Words By S.

Friday, 31 March 2006

On Religion.

Filed under: Atheism,Ramblings,Religion — S @ 10:21 am

Man makes religion, religion does not make man. Religion is, indeed, the self-consciousness and self-esteem of man who has either not yet won through to himself, or has already lost himself again” –Marx, 1844

Sometimes it takes someone else to put into words what you’re thinking. Such is the case with the above quote from Karl Marx. The complexity of the simple statement that, “man makes religion,” creates the entire point of this post, as it relates very much to an aspect of a previous post that I made.

As I pointed out before, what has turned into religion started off as simple mythology to explain why things are as they exist in the way that they do. For example, as you have in Christianity: the book of Genesis which states, “In the beginning, God created the heaven and the earth.” Every culture, every society has a creation story of its own. Children have stories (some in the form of Aesop’s Fables) for why things are the way they are. Although the language may be different and the names may differ, the idea is exactly the same – some divine being (or perhaps even entity) that is larger than Man created everything around us.

Everything starts off innocently, but as everyone knows, innocence can be corrupted. Therein lies the problem with religion. What is essentially a classic tale of how the earth came to be, why women experience pain during childbirth, why rainbows exist, why a zebra has stripes but a horse doesn’t – has become so grand that it has infiltrated the lives of billions of people around the world.

But, I am moving slightly ahead of myself here. So to back up, I will re-post the original idea: Man makes religion, religion does not make man. In that statement, you have a couple things going on here. The first thing is that Man comes up with this idea, this explanation if you will. “Why is this this way? Well, let’s see…” The second is a sort of commentary on what happens when man becomes consumed by his own creation. That is – religion evolves and becomes so big that later man convinces himself that he exists only because of what is said in this document that early man made. The second expresses why religion is problematic.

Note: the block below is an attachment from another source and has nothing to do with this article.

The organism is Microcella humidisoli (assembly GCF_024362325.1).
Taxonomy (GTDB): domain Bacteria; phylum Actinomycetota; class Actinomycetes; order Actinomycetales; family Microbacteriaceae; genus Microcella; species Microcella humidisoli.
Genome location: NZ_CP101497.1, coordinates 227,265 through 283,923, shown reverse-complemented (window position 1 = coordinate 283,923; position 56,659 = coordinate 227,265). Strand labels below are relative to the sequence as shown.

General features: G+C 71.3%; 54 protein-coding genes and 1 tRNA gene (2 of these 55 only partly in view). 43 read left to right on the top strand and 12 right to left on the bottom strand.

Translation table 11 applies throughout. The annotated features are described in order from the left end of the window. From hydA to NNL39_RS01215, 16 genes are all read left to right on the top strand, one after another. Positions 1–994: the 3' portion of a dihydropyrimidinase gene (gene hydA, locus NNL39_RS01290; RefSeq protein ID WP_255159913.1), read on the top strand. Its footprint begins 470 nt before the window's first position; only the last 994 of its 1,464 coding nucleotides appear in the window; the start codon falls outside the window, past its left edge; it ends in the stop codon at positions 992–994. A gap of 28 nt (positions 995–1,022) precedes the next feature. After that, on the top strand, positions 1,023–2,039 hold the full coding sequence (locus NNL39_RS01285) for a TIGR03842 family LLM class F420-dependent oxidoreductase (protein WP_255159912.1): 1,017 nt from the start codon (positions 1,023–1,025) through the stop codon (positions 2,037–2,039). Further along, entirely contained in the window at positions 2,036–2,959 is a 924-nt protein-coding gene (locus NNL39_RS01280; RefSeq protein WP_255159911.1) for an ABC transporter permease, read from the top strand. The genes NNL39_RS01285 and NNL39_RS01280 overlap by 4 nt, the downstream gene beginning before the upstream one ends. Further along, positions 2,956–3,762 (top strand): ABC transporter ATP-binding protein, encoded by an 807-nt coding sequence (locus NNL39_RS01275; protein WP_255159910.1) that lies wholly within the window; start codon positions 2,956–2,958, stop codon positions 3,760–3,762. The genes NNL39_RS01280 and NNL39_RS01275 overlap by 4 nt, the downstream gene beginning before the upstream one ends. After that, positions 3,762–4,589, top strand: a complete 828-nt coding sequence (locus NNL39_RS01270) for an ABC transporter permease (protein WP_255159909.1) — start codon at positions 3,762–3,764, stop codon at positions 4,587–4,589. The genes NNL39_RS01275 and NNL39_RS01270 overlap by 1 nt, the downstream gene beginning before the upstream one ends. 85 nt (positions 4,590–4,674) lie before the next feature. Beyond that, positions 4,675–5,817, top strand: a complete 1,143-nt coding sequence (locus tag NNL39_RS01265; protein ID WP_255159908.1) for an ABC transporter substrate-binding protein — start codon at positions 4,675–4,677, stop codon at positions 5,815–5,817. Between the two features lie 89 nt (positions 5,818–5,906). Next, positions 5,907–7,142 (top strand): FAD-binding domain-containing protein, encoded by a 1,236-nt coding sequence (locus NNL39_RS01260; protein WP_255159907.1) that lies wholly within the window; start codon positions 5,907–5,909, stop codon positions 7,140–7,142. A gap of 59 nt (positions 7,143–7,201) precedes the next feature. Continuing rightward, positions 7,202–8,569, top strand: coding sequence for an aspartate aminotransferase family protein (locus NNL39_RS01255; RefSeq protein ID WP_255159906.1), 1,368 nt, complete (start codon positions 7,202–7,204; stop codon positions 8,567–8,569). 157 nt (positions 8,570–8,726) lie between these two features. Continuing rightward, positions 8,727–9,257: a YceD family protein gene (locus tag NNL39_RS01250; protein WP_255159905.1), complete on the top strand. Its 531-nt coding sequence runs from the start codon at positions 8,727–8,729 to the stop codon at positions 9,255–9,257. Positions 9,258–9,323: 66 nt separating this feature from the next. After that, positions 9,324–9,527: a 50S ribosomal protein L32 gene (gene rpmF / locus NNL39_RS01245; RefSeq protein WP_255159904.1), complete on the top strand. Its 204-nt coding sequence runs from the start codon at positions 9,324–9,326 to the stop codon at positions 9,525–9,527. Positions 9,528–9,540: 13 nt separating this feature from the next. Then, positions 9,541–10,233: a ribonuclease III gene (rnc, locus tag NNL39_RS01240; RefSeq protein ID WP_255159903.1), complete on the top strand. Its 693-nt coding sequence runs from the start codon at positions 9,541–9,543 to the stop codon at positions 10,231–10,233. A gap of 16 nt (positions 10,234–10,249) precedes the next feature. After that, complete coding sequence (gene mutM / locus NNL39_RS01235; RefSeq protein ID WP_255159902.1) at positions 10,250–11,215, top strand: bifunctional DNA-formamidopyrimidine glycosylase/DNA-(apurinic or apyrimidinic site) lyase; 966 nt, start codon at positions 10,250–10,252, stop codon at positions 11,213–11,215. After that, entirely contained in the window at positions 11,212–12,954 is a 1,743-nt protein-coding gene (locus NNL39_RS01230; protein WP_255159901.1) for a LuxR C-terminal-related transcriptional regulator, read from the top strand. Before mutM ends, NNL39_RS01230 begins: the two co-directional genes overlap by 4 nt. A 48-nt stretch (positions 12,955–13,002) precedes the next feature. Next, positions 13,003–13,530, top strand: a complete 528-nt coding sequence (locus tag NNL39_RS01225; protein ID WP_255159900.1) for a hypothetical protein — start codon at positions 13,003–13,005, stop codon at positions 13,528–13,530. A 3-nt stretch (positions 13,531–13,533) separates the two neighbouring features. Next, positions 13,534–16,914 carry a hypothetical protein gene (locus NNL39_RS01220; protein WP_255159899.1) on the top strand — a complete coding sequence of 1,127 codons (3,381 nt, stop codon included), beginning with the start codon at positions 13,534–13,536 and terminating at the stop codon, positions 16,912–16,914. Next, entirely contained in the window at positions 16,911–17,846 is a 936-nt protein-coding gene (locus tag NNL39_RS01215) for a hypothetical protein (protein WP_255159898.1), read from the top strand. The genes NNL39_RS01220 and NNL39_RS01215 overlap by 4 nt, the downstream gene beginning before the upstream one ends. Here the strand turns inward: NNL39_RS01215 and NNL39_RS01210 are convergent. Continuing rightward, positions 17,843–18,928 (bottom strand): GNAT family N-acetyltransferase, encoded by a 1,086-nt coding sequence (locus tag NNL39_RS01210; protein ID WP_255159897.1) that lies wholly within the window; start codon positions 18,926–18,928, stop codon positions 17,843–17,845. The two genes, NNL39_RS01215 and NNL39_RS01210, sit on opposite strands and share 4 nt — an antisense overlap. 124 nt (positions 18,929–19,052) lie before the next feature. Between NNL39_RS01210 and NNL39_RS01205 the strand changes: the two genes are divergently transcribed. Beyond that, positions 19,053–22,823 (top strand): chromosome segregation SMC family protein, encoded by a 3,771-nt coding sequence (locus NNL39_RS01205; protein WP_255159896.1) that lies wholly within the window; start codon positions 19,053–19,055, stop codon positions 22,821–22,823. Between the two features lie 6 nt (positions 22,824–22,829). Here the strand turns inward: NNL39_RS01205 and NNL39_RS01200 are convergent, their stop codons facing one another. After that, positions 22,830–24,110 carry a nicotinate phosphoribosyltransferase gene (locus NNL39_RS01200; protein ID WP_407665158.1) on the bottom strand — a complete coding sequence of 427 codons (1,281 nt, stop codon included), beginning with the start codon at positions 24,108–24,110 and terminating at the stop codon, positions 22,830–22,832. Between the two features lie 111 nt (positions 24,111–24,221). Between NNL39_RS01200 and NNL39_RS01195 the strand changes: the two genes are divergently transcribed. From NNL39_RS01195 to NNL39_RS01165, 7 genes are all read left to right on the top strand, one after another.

I am not completely anti-religion. I acknowledge that good things do come out of religion. One thing that I admire most about religious people is that because they believe in this thing that is greater than they are, they feel that they have a purpose. It gives them hope. I feel that anything that is able to do that can’t be all bad. However, the problem arises when the very thing that gives people hope greatly restricts their lives.

The restrictions are what I interpret Marx to mean when he says, “religion does not make man.” When certain aspects of your life that you once enjoyed suddenly become forbidden, that should be the point at which you say, “enough is enough.” When your religion is broken into tiny pieces that become twisted in such a way that the purpose is to justify the unjust, it is time to stop the validation of it. Religion itself isn’t bad, but what modern man has turned it into is.

When you have wars based on a belief that is unable to even be proven as fact, when a belief system produces extremists, when it becomes a dogma, is it not time to end it?

There are religions out there that have not yet been corrupted, and that are still pure and innocent. There are belief systems based on tangible ideas that can be proven. With a simple equation, the Pythagoreans were able to explain the rhythm of life. Why are these beliefs not validated, but others are?

People die because of religion. People are able to persecute and alienate others because of religion. A country can determine a moral code for an entire society based on religion. The bigger it gets, the more blinded the devout become. This is where the problem lies. This is what is meant by “religion does not make man.”

How is it possible to not see that building your self-esteem, your self-worth by diminishing the value of others based on this untangible idea is wrong?

That is where my problem with religion lies.

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